'Traditional concerts have been somewhat passive affairs for the audience. We want to flip that experience into something more engaging, surprising and varied. Experimentation and discovery are a huge part of our programming.'
Sesame Street X Beastie Boys, with Grover wilding on the flute *and* wielding a baton.
[No idea how I managed to miss this a few years ago.]
'Unfortunately, I think that all these orchestras will die out in twenty or thirty years. They have become too big. Like dinosaurs, they must feed themselves all the time. And the real problem is that they are no longer organizations where real music-making happens. Instead, they exist to satisfy other needs. They satisfy a necessity for job security among the musicians; they satisfy a kind of career mania of soloists and conductors; and they satisfy the interests of a small margin of society that likes to go out and be seen at some kind of unidentifiable social event.'
Amen, Ivan Fischer.
The energetic and visionary Hungarian conductor is the subject of a report by Alex Ross, who attended several concerts given by Fischer and the Budapest Festival Orchestra. In recent years the BFO has been reimagining the possibilities of orchestral culture, an approach which dovetails with our work at wcfsymphony:
'The arrangement of the orchestra often changes, with flutes showing up amid the violins, and vice versa. The program is not always announced in advance. On certain nights, the music is picked by an audience member, the chooser determined by a slip of paper drawn from a tuba. Players may start tangoing during Stravinsky’s Tango; a live tree may appear onstage during Beethoven’s Pastorale Symphony. The BFO’s Midnight Music concerts, aimed at a youthful crowd, are full-on happenings, intended to strip away routine while leaving the music vibrantly intact.'
Bravo to Fischer and the BFO for not only recognizing the challenges faced by orchestras in the 21st century but urgently and joyously doing something about it.
'Thanks to Williams’s generosity and full-throttle sincerity as a performer, the jokes that went over the kids’ heads never felt exclusionary or as if they had been included at our expense. Instead, they were a warm and thrilling invitation to aspire toward joining the adult table, where Williams would put you at ease by poking you under the table and making fart noises.'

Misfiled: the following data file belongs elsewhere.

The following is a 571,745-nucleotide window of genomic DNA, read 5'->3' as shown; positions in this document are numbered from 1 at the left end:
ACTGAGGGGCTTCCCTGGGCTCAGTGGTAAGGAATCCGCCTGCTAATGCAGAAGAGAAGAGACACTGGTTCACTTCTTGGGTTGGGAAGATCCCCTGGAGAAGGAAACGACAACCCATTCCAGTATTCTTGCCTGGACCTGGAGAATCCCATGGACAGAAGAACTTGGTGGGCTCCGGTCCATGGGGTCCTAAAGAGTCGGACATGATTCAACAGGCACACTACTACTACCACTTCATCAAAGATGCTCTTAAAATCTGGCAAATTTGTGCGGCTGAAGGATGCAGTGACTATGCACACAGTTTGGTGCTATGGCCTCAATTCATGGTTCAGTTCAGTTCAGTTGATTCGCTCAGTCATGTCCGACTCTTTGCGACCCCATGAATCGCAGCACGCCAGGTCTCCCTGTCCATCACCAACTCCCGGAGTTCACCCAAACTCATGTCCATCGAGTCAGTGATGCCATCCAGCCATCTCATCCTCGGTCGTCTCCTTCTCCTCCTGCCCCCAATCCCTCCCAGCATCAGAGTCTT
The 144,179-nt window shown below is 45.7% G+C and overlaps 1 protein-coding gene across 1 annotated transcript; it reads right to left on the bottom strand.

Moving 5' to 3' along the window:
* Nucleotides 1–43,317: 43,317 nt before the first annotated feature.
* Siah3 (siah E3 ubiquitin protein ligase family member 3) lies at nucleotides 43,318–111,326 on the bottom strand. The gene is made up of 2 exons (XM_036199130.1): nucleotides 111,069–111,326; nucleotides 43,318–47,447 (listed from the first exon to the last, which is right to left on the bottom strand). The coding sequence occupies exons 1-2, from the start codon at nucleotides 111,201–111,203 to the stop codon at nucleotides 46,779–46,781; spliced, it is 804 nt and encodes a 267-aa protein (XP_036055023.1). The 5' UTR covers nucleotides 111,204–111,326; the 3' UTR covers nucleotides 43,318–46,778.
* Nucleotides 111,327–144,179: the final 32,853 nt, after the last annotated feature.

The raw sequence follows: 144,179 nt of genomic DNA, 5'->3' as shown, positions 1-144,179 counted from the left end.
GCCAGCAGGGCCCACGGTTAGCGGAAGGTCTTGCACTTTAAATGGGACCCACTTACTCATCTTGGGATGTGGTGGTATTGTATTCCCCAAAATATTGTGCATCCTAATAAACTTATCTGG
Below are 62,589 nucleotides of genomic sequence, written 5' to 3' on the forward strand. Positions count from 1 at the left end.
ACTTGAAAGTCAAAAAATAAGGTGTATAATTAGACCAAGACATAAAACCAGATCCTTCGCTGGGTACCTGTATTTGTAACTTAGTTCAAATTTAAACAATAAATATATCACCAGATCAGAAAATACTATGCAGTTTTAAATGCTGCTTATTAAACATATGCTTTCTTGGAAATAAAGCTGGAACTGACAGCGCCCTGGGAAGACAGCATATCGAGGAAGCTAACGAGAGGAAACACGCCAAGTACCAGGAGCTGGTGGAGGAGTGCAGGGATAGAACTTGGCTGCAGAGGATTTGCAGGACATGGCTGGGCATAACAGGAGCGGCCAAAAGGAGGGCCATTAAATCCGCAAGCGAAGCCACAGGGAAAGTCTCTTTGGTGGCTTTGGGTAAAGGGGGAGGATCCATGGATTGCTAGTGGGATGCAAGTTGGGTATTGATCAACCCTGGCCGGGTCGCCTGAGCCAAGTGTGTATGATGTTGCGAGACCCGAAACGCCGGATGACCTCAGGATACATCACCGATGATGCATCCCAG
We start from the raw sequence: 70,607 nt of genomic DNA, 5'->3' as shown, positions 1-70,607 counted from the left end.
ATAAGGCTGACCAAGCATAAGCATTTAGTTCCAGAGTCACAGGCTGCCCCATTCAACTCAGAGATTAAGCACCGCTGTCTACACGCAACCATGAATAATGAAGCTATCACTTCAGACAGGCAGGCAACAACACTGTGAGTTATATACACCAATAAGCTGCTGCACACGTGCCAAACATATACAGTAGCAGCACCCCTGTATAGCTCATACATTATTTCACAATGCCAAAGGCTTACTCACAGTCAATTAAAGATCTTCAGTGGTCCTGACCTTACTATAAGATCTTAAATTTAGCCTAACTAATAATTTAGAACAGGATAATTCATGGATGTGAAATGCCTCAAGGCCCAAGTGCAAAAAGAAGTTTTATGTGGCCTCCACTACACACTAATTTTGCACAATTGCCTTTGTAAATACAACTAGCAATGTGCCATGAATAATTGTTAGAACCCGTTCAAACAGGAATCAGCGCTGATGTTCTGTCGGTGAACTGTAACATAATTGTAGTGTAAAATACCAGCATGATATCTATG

So much love for what Robin Williams gave to so many kids, this one included.
Solid NYT piece on one of the most esoteric aspects of orchestral culture, the existence of distinctive sounds unique to particular ensembles. The group under consideration is the hermetic Vienna Philharmonic, though the superb comment thread offers a plethora of examples and insights about other orchestras around the world. [Two stateside examples of distinctive orchestral sound I’d contribute: Baltimore doing American music with Zinman, and LA playing just about anything modernist with Salonen. I also like some of Vienna’s recent work with Gardiner, who seems to free the orchestra’s winds and brass to play with the naturalness and verve enabled by their more traditional instruments.]
One observation informed by a concert I heard recently at the Musikverein in Vienna: the building’s main orchestral hall, in which the Philhamonic performs the majority of its instrumental concerts, has to be a major consideration in any discussion of how the group plays and sounds. First thing you notice walking into the Großer Saal [especially if you’re used to American concert venues] is the creaking of the floor boards, which turns out to be a prelude to the humming and throbbing of the floors, seats, walls, etc with sound at almost any dynamic level. I can only imagine what it’s like onstage.
The tonal feedback received by an orchestra in any regularly used space is a central element in determining how it plays – a good example is the Philadelphia Orchestra and the way its sound was shaped by a century in the acoustically locked-down Academy of Music. The Philharmonic’s singular combination of elasticity and unity owes much to the remarkably alive confines of the Musikverein.
My love of the Vienna sound and my own immersions in the city’s musical history notwithstanding, I believe that markers like ‘distinctive sound’ have become distractions from the larger issues facing the symphony business. The orchestra of the future will need to be adept at sounding like many types of ensembles, and will present a much more diverse array of repertoire in any number of radically different venues. The Vienna Philharmonic, with its rightly treasured sound, may be one of the few ‘distinctive’ sounding orchestras able to persist unaltered.
[Image by Herwig Prammer for Reuters, edit by me]